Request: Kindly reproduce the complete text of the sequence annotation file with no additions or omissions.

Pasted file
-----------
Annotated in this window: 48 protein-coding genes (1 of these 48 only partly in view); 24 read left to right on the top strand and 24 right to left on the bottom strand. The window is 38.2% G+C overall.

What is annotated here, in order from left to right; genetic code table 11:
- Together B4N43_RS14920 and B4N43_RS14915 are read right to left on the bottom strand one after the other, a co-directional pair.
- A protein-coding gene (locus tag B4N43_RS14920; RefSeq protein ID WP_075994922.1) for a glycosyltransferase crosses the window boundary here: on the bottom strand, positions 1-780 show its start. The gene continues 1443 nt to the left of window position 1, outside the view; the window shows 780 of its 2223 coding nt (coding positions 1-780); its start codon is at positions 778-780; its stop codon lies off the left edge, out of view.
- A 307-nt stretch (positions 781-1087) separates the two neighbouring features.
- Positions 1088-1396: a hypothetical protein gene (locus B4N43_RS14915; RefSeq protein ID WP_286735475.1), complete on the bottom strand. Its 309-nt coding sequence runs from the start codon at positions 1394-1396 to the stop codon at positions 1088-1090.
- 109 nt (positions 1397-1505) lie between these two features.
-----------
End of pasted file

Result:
Annotated in this window: 48 protein-coding genes (1 of these 48 only partly in view); 24 read left to right on the top strand and 24 right to left on the bottom strand. The window is 38.2% G+C overall.

What is annotated here, in order from left to right; genetic code table 11:
- Together B4N43_RS14920 and B4N43_RS14915 are read right to left on the bottom strand one after the other, a co-directional pair.
- A protein-coding gene (locus tag B4N43_RS14920; RefSeq protein ID WP_075994922.1) for a glycosyltransferase crosses the window boundary here: on the bottom strand, positions 1-780 show its start. The gene continues 1443 nt to the left of window position 1, outside the view; the window shows 780 of its 2223 coding nt (coding positions 1-780); its start codon is at positions 778-780; its stop codon lies off the left edge, out of view.
- A 307-nt stretch (positions 781-1087) separates the two neighbouring features.
- Positions 1088-1396: a hypothetical protein gene (locus B4N43_RS14915; RefSeq protein ID WP_286735475.1), complete on the bottom strand. Its 309-nt coding sequence runs from the start codon at positions 1394-1396 to the stop codon at positions 1088-1090.
- 109 nt (positions 1397-1505) lie between these two features.